'Something needs to be done, before someone is killed'
ONE Clarke Creek family has been forced to skip school, and others are driving an extra 100km to buy groceries, because of a "dangerous" wheel-rutted road that is frequently blocked if it rains upstream.
The community has spent more than nine years campaigning for improvements to the May Downs Road and now they have gutful and want to State Government to know "enough is enough".
The 70km stretch of sealed and gravel road connects western farm and mine communities to the coast and joins the Marlborough-Sarina Road.
Clarke Creek Community Reference Group member Lynise Conaghan said she thought the region's contribution to state royalties should mean the least they got was a safe and reliable road.
"We feel it is time for equitable and fair distribution, and funding for infrastructure," she said.
The community reference group is collaborating with the Isaac Regional Council, Mirani MP Stephen Andrew, Burdekin MP Dale Last and Capricornia MP Michelle Landry to lobby the state and federal governments for funding to upgrade the road.
Clarke Creek resident Chelsea Weatherall is forced to regularly travel the road to take her son Rhett to primary school.
"I do 80km a day on that road, five days a week (on) school days, 12 months a year," she said.
"It is just getting more and more dangerous. The bridge goes over and flooding occurs ... the bridge is very low ... we can get (no rain) here, but if it rains upstream she is over.
"Something definitely needs to be done, before someone is killed.
"Rhett misses a lot of school early in the wet season. I think he would have missed about a month's school this year due (water over the bridge)."
Ms Weatherall said the weeks Rhett had missed in the classroom had impacted him "hugely".
Not only was there a child missing school, Mrs Conaghan said the road was dangerous too.
In recent months, a number of near misses were reported on the road, numerous tyres have blown, a B-double rolled, cars have submerged in flood water and cattle have been hit.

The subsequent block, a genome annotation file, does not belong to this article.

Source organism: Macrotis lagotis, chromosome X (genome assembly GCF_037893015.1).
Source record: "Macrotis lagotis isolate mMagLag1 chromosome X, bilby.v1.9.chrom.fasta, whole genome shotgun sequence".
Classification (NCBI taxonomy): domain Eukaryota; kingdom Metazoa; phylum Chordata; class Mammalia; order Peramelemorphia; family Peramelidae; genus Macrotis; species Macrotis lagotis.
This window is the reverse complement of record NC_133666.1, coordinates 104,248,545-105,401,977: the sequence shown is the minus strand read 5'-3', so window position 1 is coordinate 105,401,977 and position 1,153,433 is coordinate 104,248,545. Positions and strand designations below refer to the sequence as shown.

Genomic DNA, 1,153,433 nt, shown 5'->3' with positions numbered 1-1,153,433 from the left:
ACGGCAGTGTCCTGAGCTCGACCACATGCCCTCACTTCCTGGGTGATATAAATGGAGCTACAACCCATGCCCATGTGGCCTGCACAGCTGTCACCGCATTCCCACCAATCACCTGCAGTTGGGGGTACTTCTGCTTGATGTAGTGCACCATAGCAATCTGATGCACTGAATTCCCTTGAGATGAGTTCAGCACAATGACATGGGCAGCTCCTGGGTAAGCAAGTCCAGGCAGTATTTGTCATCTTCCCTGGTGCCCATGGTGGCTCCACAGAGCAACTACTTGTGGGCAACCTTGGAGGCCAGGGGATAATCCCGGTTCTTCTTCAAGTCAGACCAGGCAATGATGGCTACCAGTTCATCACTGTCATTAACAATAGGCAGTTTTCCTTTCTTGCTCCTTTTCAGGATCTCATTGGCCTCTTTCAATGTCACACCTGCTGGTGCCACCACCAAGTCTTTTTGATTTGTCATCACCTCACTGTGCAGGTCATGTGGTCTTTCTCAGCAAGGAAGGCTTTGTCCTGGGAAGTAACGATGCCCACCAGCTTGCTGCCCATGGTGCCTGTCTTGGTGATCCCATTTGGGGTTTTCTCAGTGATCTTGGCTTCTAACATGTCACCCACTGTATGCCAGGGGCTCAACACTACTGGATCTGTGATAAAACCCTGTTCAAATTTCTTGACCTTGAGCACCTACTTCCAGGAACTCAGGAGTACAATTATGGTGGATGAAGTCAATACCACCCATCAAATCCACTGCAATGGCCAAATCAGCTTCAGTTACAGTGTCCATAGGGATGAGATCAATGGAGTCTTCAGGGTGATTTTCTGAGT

"The number one issue impacting the liveability for the residents in the community is the May Downs Road and bridge," Mrs Conaghan said referring to a study undertaken for the community reference group.
"There are huge pot holes ... the road is in a poor state," she said.
The May Downs Road connects Clarke Creek directly to its nearest service town, Middlemount. But the danger and inconvenience of the potholed, wheel-rutted and often flooded road has promoted people to travel about 100 km extra to visit Mackay or Rockhampton instead, Mrs Conaghan said.
"People don't use it because of the state of the road. It is dangerous, it is slippery when it is wet, the dust impedes visibility when it is dry," she said.
"What we want is that road to be bitumen sealed and we want that bridge to be raised to reduce the number of days that it is in flood.
Isaac mayor Anne Baker said a well-maintained road was crucial both the connectivity of the region and the efficient and effective transport of freight.
"A road network which does not keep pace with the demands of business and industry creates a barrier to unlocking the full economic potential of the Isaac region," she said.
Transport and Main Roads Minister Mark Bailey said the State Government would deliver $14.5 billion in roads and transport infrastructure for regional Queensland during the next four years.
"Planning continues on the best way to upgrade May Downs Road, including identifying what are the priority sections for sealing and options to upgrade the Isaac River Bridge," he said.